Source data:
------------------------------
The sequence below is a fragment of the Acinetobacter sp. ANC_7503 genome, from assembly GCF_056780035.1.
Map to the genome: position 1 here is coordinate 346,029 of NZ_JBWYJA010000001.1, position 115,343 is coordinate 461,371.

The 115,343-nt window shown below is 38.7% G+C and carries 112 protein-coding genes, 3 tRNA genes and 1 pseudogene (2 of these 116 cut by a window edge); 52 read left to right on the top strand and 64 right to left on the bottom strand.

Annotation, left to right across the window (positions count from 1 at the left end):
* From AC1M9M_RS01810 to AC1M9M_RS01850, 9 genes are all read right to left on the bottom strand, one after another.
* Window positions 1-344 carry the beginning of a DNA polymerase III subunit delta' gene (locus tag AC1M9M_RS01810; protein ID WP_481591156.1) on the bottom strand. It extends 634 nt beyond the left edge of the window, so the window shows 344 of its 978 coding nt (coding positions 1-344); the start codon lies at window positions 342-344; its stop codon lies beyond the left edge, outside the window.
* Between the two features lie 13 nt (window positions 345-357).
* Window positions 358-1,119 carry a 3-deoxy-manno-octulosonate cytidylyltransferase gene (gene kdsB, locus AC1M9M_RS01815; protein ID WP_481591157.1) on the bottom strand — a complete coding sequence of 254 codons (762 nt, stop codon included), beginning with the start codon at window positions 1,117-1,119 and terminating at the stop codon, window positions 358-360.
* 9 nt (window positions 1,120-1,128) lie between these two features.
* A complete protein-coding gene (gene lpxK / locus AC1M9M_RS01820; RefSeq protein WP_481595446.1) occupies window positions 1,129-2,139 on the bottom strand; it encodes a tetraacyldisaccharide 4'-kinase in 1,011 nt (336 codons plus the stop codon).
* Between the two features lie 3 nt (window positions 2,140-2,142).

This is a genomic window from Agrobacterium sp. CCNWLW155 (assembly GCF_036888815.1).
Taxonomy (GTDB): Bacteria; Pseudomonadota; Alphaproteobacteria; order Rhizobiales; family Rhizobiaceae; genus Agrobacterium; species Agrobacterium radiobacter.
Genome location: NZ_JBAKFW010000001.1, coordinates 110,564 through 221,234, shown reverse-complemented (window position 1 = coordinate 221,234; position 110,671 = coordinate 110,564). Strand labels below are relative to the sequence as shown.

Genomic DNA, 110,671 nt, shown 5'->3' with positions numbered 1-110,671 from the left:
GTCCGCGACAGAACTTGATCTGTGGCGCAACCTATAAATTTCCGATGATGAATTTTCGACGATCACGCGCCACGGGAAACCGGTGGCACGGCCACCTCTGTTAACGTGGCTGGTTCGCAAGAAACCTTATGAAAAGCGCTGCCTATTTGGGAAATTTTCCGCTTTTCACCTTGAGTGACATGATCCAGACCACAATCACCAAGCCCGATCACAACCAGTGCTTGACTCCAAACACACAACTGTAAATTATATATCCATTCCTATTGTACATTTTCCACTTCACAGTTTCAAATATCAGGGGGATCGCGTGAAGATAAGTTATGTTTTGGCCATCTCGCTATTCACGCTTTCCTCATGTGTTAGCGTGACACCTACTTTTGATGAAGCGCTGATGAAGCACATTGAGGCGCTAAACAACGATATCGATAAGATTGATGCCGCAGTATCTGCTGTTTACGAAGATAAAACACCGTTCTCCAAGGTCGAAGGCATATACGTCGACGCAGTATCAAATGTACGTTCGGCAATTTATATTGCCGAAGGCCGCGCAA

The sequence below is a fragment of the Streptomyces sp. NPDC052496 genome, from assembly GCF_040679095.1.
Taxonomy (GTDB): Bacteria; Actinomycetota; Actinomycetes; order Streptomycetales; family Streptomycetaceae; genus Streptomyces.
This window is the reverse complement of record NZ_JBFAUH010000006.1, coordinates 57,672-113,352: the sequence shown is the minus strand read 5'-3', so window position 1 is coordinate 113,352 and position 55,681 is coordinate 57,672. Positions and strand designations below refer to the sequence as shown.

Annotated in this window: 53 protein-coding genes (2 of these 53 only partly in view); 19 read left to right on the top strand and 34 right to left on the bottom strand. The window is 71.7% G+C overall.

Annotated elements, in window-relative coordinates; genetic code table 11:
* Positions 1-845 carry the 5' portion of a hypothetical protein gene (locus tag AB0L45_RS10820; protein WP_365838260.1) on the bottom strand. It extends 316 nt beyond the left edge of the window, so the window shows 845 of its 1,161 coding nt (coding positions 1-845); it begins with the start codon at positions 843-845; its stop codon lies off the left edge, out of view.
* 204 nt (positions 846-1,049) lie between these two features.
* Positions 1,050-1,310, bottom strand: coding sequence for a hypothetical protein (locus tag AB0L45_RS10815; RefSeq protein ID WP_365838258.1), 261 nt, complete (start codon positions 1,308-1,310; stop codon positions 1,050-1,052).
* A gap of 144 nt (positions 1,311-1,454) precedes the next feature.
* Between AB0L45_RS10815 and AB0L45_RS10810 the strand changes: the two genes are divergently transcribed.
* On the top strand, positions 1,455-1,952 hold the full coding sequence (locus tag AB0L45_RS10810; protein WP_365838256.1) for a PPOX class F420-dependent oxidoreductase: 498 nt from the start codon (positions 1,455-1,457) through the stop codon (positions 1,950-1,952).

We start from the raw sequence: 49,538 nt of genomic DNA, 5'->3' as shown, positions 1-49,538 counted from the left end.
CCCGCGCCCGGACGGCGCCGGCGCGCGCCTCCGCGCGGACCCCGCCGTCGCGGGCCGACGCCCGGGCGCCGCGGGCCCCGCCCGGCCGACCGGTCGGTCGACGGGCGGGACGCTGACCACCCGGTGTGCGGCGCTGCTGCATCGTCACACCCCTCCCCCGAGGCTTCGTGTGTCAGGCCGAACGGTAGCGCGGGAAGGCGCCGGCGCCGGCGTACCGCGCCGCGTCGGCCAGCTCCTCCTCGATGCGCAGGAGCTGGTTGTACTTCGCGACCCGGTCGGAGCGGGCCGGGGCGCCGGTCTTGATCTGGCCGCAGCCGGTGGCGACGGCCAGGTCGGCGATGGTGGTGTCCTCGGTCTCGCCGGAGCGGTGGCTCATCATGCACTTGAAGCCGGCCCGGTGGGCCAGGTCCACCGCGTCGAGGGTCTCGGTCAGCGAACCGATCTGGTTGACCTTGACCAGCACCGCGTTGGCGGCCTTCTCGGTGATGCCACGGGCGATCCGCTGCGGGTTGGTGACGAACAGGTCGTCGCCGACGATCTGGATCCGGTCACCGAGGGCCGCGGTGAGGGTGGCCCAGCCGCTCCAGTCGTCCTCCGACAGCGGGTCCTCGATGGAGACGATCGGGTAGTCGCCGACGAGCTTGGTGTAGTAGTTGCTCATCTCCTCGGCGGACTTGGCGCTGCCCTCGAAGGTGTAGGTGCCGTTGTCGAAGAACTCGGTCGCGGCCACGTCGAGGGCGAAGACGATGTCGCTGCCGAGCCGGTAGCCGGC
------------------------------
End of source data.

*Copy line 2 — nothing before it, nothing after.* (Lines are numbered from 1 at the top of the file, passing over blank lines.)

Map to the genome: position 1 here is coordinate 346,029 of NZ_JBWYJA010000001.1, position 115,343 is coordinate 461,371.